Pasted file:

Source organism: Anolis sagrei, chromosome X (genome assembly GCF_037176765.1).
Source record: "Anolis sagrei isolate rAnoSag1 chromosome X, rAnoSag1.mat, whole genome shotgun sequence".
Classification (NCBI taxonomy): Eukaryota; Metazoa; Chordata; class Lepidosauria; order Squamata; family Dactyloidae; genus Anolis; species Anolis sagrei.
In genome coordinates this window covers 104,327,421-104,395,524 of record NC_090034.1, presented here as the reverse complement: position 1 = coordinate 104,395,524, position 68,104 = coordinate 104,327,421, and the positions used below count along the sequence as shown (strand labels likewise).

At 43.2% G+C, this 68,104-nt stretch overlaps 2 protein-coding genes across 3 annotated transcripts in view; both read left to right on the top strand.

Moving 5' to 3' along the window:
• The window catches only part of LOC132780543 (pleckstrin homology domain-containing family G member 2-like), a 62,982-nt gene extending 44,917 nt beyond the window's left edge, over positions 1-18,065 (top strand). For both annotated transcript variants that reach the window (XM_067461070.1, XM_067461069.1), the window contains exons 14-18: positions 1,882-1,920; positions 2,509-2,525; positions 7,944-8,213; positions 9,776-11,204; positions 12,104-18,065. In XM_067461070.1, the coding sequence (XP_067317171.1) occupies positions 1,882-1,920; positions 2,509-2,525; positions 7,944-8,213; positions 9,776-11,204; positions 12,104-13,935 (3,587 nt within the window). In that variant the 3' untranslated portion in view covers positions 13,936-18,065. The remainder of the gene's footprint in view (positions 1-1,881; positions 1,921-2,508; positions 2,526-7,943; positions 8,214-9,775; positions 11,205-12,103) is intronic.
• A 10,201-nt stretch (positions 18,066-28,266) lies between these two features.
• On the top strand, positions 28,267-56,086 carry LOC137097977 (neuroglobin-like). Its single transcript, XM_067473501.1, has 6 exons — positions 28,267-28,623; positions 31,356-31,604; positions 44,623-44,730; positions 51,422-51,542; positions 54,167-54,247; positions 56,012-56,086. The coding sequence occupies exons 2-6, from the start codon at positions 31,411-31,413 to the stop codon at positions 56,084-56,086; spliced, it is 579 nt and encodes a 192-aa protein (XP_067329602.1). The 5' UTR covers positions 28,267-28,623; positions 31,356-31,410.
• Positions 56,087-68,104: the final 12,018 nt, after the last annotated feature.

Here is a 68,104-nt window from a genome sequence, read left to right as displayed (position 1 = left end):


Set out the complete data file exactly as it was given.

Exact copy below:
Source organism: Anolis sagrei, chromosome X (genome assembly GCF_037176765.1).
Source record: "Anolis sagrei isolate rAnoSag1 chromosome X, rAnoSag1.mat, whole genome shotgun sequence".
Classification (NCBI taxonomy): Eukaryota; Metazoa; Chordata; class Lepidosauria; order Squamata; family Dactyloidae; genus Anolis; species Anolis sagrei.
In genome coordinates this window covers 104,327,421-104,395,524 of record NC_090034.1, presented here as the reverse complement: position 1 = coordinate 104,395,524, position 68,104 = coordinate 104,327,421, and the positions used below count along the sequence as shown (strand labels likewise).

At 43.2% G+C, this 68,104-nt stretch overlaps 2 protein-coding genes across 3 annotated transcripts in view; both read left to right on the top strand.

Moving 5' to 3' along the window:
• The window catches only part of LOC132780543 (pleckstrin homology domain-containing family G member 2-like), a 62,982-nt gene extending 44,917 nt beyond the window's left edge, over positions 1-18,065 (top strand). For both annotated transcript variants that reach the window (XM_067461070.1, XM_067461069.1), the window contains exons 14-18: positions 1,882-1,920; positions 2,509-2,525; positions 7,944-8,213; positions 9,776-11,204; positions 12,104-18,065. In XM_067461070.1, the coding sequence (XP_067317171.1) occupies positions 1,882-1,920; positions 2,509-2,525; positions 7,944-8,213; positions 9,776-11,204; positions 12,104-13,935 (3,587 nt within the window). In that variant the 3' untranslated portion in view covers positions 13,936-18,065. The remainder of the gene's footprint in view (positions 1-1,881; positions 1,921-2,508; positions 2,526-7,943; positions 8,214-9,775; positions 11,205-12,103) is intronic.
• A 10,201-nt stretch (positions 18,066-28,266) lies between these two features.
• On the top strand, positions 28,267-56,086 carry LOC137097977 (neuroglobin-like). Its single transcript, XM_067473501.1, has 6 exons — positions 28,267-28,623; positions 31,356-31,604; positions 44,623-44,730; positions 51,422-51,542; positions 54,167-54,247; positions 56,012-56,086. The coding sequence occupies exons 2-6, from the start codon at positions 31,411-31,413 to the stop codon at positions 56,084-56,086; spliced, it is 579 nt and encodes a 192-aa protein (XP_067329602.1). The 5' UTR covers positions 28,267-28,623; positions 31,356-31,410.
• Positions 56,087-68,104: the final 12,018 nt, after the last annotated feature.

Here is a 68,104-nt window from a genome sequence, read left to right as displayed (position 1 = left end):